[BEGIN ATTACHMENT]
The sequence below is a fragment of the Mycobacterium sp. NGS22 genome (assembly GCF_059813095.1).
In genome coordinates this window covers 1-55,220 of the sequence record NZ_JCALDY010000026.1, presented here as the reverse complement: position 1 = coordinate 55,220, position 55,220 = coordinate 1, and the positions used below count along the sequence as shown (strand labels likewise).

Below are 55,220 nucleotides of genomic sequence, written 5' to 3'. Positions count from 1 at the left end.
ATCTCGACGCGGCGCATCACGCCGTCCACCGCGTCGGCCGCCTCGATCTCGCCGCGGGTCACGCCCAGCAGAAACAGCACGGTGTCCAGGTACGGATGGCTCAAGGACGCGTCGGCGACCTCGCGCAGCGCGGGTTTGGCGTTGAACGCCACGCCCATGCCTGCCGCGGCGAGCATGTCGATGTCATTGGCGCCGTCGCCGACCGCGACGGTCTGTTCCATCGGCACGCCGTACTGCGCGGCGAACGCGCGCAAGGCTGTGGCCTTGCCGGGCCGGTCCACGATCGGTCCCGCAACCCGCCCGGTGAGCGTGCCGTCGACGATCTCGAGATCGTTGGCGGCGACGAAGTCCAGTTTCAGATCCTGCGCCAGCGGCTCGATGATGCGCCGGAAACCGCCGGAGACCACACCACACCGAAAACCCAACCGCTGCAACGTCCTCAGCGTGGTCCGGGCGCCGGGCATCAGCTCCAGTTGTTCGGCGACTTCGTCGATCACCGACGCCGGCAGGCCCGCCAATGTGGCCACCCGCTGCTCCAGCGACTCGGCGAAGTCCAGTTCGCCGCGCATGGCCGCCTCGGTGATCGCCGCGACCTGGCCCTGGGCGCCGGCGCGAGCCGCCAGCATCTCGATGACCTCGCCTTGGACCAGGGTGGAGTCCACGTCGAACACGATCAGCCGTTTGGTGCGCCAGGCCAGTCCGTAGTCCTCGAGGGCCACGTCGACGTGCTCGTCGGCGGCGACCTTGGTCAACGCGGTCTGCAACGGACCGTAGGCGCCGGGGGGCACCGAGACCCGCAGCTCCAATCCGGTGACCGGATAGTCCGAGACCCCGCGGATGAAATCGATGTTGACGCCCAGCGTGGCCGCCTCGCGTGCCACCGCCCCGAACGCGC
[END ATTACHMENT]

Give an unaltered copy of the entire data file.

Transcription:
The sequence below is a fragment of the Mycobacterium sp. NGS22 genome (assembly GCF_059813095.1).
In genome coordinates this window covers 1-55,220 of the sequence record NZ_JCALDY010000026.1, presented here as the reverse complement: position 1 = coordinate 55,220, position 55,220 = coordinate 1, and the positions used below count along the sequence as shown (strand labels likewise).

Below are 55,220 nucleotides of genomic sequence, written 5' to 3'. Positions count from 1 at the left end.
ATCTCGACGCGGCGCATCACGCCGTCCACCGCGTCGGCCGCCTCGATCTCGCCGCGGGTCACGCCCAGCAGAAACAGCACGGTGTCCAGGTACGGATGGCTCAAGGACGCGTCGGCGACCTCGCGCAGCGCGGGTTTGGCGTTGAACGCCACGCCCATGCCTGCCGCGGCGAGCATGTCGATGTCATTGGCGCCGTCGCCGACCGCGACGGTCTGTTCCATCGGCACGCCGTACTGCGCGGCGAACGCGCGCAAGGCTGTGGCCTTGCCGGGCCGGTCCACGATCGGTCCCGCAACCCGCCCGGTGAGCGTGCCGTCGACGATCTCGAGATCGTTGGCGGCGACGAAGTCCAGTTTCAGATCCTGCGCCAGCGGCTCGATGATGCGCCGGAAACCGCCGGAGACCACACCACACCGAAAACCCAACCGCTGCAACGTCCTCAGCGTGGTCCGGGCGCCGGGCATCAGCTCCAGTTGTTCGGCGACTTCGTCGATCACCGACGCCGGCAGGCCCGCCAATGTGGCCACCCGCTGCTCCAGCGACTCGGCGAAGTCCAGTTCGCCGCGCATGGCCGCCTCGGTGATCGCCGCGACCTGGCCCTGGGCGCCGGCGCGAGCCGCCAGCATCTCGATGACCTCGCCTTGGACCAGGGTGGAGTCCACGTCGAACACGATCAGCCGTTTGGTGCGCCAGGCCAGTCCGTAGTCCTCGAGGGCCACGTCGACGTGCTCGTCGGCGGCGACCTTGGTCAACGCGGTCTGCAACGGACCGTAGGCGCCGGGGGGCACCGAGACCCGCAGCTCCAATCCGGTGACCGGATAGTCCGAGACCCCGCGGATGAAATCGATGTTGACGCCCAGCGTGGCCGCCTCGCGTGCCACCGCCCCGAACGCGC